We must remember that architecture communicates much truth. It speaks loudly to what is important. Where the pulpit is in the house of the Lord says something to those who are listening.
We’ve all heard the jokes about Presbyterian’s being anti-fun, the so-called frozen chosen. The seen, but not heard denomination. The post you are about to read is going to sound like it came from the official spokesman of the “Presbyterians against anything nice” coalition. Maybe it’s true, maybe I am the grumpiest Presbyterian alive, but my goal here today is not to get hits or cause trouble. Rabble rousers are boring people. Men who seek out controversy don’t have enough to do and they aren’t really seeking to win converts to their position. They just like to see the fight.
At the end of the day I’m really a harmless little fuzzball who just wants Presbyterians to be Presbyterians, Baptists to be Baptists, and Anglicans to be Anglicans. Good fences make good neighbors. If you know where the other person stands it makes it easier to know where you stand.
The topic I’d like to get into today is about the meeting space. Some call it the “sanctuary”, others the “preaching hall”, and whatever you want to call it is fine by me. I’m not interested in getting into arguments over words. There are legit reasons why some people demur from the sanctuary term, and why others like it as a description of where we meet for worship. Christians who are members of long-standing congregations likely are used to a more traditionally-expressed term than church plants and/or younger churches. But regardless of where you meet or what you call it there are certain things as Presbyterians we should expect to see, and not see.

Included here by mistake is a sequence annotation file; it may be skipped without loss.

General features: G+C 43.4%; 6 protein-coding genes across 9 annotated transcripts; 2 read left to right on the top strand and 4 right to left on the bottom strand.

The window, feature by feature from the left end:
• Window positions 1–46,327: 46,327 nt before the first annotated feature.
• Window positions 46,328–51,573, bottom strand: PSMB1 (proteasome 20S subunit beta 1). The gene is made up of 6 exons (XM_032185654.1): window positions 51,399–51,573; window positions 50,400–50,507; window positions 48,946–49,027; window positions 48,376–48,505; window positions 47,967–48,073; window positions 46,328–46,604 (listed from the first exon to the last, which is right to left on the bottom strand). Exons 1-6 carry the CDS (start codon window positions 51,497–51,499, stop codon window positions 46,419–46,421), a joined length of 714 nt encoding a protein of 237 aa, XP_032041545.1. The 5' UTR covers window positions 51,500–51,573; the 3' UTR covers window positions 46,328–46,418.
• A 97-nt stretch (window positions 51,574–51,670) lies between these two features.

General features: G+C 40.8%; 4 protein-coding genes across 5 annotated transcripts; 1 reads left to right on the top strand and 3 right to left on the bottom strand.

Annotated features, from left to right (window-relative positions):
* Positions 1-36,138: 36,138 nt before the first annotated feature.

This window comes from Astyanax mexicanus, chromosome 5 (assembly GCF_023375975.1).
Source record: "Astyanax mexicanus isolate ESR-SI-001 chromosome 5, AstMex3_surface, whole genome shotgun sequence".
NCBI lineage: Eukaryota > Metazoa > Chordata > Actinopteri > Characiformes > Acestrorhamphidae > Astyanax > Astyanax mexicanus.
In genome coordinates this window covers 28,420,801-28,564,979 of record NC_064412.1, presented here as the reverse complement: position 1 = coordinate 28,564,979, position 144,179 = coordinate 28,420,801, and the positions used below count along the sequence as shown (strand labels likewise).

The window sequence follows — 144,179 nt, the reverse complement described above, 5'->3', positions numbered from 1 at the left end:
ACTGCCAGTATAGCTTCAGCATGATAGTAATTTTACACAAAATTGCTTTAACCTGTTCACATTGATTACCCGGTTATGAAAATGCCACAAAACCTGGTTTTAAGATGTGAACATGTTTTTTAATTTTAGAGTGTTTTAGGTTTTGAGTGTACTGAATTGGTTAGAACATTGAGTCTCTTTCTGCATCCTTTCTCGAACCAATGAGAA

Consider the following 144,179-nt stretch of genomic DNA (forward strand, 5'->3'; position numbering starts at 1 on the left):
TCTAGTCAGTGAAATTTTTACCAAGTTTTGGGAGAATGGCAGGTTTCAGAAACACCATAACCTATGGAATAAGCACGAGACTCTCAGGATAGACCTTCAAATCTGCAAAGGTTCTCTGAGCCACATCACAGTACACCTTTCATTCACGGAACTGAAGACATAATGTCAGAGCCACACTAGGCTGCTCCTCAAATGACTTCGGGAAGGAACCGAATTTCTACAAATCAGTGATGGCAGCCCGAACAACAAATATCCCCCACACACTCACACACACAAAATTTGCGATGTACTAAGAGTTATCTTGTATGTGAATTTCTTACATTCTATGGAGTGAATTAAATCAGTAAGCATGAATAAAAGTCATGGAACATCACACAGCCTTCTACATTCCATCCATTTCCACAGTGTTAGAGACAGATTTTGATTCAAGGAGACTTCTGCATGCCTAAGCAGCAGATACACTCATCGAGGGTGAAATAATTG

In this brief piece I want to talk about some of the reasons behind the austere look favored by the Reformed, where it came from, and why it matters. To be sure there is a sense in which in the New Testament it doesn’t matter where we meet with God’s people. As men and women who descend from Covenanters who hid in vales and caves to lift up the psalms to the Lord and be fed by His word we should acutely feel that. This is also a very American, if not Western, question. I’ve never been to the nations of Africa, but it is a safe assumption through pictures and the witness of native believers that what is expected in Malawi is different than what is to be understood in South Carolina. Part of the beauty of Presbyterian worship is that you don’t need a fancy place with a bunch of pomp and circumstance. All you need is a Bible and Christians. The Scriptures contain the text for instruction and the book of songs to sing, the people have the voices to raise to Heaven.
What more do you need?